3 Tips for Rehabilitating a Running Injury
Running puts a great deal of stress on the body as a whole, and especially the feet, hips, and knees. The sheer force placed on the lower body during a run is momentous. This force can make runners prone to all sorts of injuries, mainly to the lower body. The fact that “runner’s knee” is the common name for patellofemoral pain syndrome says it all.
Whether you are suffering from a relatively minor injury or an ongoing problem, this article outlines some steps you can take to help rehabilitate a running injury.
Get Some Rest
While many runners are inclined to just keep going when they begin to feel pain, it’s important to know what the injury is and whether you need to rest. If it’s more than just a twinge, it is definitely advisable to take some time to rest. Even if you just take a day off to see how you go, any rest is better than no rest. If your body is telling you it needs more time, take as much time as you need away from running.
If you continue to feel pain after several days of rest, you should seek advice from a medical professional or trained sports therapist.
Try Targeted Stretching
An injury doesn’t mean you have to stop exercising at all. In fact, there are many lighter exercises that are fantastic for rehabilitating a running injury. Once a trained professional has identified what the injury is you can get advice about exercises you can do to help stretch and strengthen the area around the injury. There are even bespoke services such as StretchAffect.com who can take you through a diagnostic program and provide assisted stretching to rehabilitate injuries.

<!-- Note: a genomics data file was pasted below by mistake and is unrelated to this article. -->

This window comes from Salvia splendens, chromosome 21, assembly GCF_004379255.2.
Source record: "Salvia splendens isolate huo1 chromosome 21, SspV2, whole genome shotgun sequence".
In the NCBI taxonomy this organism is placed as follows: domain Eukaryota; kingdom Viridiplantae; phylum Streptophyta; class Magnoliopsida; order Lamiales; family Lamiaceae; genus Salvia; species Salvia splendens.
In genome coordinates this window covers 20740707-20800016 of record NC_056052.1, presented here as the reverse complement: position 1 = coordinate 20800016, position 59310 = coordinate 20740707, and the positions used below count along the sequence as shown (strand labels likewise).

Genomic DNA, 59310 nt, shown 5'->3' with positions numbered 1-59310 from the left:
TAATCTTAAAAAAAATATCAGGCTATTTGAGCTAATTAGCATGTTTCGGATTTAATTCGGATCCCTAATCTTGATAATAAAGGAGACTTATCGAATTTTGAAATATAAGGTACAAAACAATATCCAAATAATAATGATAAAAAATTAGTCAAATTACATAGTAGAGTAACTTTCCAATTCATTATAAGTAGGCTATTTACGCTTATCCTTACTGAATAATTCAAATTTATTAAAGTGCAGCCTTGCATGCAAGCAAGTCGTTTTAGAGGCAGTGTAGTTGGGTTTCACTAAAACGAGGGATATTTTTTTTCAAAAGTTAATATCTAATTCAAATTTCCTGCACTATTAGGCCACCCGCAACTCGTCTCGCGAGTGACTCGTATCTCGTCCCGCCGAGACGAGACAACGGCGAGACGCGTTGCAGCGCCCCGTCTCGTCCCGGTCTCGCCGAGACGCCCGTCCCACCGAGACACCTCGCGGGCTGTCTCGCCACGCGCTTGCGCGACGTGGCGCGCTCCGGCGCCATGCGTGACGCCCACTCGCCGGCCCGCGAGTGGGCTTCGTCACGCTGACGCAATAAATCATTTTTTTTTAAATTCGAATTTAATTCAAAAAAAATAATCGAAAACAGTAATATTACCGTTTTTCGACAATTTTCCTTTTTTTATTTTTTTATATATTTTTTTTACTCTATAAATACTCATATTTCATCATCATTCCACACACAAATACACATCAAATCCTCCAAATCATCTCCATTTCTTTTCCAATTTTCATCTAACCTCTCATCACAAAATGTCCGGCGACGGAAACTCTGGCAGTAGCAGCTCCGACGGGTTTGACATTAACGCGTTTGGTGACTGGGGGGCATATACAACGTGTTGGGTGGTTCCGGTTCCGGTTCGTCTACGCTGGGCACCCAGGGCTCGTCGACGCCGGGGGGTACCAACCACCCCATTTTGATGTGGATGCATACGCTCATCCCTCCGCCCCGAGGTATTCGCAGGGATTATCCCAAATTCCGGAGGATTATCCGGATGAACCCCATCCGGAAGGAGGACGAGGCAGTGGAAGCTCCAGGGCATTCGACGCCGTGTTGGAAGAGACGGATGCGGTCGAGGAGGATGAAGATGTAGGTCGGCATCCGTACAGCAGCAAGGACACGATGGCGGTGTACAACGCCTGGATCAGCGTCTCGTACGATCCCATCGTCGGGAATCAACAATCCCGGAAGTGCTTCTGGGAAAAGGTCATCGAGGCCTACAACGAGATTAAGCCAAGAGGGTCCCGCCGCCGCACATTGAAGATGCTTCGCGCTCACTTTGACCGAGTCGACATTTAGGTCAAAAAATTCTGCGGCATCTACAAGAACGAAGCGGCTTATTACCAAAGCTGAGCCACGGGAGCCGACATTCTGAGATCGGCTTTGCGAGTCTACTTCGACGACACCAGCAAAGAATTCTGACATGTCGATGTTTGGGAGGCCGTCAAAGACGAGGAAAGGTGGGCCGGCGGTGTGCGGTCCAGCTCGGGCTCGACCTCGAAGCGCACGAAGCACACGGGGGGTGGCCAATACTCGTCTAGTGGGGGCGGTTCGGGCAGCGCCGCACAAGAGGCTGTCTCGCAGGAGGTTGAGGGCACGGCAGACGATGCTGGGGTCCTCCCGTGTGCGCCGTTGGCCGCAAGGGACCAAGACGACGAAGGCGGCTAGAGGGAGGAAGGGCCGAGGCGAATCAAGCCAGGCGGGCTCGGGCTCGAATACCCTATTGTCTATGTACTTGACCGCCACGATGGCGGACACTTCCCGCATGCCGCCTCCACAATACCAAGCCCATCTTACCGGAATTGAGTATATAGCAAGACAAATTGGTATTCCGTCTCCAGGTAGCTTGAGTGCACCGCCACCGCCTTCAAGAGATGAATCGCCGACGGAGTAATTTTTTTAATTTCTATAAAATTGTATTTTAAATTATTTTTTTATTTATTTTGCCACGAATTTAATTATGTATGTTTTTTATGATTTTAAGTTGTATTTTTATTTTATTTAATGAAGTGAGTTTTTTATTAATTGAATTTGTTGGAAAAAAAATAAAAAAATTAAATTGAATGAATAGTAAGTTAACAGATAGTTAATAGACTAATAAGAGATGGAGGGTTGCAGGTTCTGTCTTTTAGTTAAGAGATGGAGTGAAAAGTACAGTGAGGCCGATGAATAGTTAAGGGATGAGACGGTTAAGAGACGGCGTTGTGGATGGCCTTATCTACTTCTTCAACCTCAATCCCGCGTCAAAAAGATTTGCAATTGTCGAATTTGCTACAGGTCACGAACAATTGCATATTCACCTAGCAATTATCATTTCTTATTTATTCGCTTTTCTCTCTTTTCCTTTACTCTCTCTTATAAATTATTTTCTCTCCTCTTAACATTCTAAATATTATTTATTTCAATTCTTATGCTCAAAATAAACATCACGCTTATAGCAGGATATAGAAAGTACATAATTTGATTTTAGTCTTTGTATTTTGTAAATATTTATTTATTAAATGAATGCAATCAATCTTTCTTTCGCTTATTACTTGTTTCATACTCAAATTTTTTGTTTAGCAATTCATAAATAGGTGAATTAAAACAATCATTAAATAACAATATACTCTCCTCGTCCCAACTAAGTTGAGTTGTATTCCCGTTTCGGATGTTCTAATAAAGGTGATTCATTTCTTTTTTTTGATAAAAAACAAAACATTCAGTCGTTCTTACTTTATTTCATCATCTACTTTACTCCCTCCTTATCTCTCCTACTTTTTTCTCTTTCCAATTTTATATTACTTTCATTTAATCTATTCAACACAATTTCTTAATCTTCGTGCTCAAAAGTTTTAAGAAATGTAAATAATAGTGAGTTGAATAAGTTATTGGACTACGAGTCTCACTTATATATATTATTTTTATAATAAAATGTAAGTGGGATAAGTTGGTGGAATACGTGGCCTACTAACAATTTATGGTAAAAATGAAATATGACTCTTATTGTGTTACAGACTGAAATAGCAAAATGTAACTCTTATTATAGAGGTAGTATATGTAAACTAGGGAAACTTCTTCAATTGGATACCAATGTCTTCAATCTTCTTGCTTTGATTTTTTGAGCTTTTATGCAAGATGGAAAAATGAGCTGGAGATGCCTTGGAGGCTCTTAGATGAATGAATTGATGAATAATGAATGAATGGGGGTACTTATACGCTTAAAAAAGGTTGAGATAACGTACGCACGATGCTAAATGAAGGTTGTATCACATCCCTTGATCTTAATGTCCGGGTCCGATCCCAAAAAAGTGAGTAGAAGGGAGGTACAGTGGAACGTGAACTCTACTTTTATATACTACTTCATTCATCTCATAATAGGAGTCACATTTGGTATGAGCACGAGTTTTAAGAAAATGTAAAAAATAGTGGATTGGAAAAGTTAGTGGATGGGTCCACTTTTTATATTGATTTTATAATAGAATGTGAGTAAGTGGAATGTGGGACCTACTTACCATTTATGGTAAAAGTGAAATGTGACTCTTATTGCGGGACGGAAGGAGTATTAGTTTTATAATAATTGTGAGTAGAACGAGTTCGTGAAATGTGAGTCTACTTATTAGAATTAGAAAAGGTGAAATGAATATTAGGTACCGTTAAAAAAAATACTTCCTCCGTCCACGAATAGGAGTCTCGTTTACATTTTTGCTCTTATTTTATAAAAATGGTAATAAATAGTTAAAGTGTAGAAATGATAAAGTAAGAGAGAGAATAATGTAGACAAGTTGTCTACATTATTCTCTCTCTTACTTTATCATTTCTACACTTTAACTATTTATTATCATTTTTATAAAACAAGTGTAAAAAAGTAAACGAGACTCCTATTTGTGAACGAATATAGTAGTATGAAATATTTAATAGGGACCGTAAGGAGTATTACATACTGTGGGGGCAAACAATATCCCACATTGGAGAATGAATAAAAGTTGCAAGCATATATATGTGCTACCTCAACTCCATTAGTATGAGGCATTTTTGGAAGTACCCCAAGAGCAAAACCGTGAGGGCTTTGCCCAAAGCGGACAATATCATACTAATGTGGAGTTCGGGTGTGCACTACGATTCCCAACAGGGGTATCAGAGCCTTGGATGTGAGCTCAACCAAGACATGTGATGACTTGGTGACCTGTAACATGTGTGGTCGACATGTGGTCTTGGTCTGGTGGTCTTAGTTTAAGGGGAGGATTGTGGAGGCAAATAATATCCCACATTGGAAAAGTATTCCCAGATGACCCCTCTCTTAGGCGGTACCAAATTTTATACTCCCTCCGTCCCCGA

Movement and strengthening exercises are a vital part of rehabilitating a running injury. By focusing on the right muscle groups, you can make all the difference.
Figure Out the Cause
When a runner acquires an injury, it is usually the direct result of a problem that can be fixed. Problems can include postural anomalies, schedules that are too intense, or lack of recovery time. Iliotibial band (IT) syndrome is a common injury often caused by inward pointing knees leading to stress on the IT band and pain. Speak to a professional about the possible causes your injury.
If the cause of an injury is known, then we can do our best to avoid that factor in the future or train out the behavior that was causing injury.
Dealing with a running injury is painful and frustrating. Every runner wants nothing more than to get straight back up and hit the track again. However, this is not always possible. If you believe you have a running injury, seek professional advice so you can start taking action. Remember to rest, get moving to strengthen and stretch the area around the injury, and try to find the root cause. A running injury doesn’t have to stop you in your tracks, but if it’s left untreated, it could.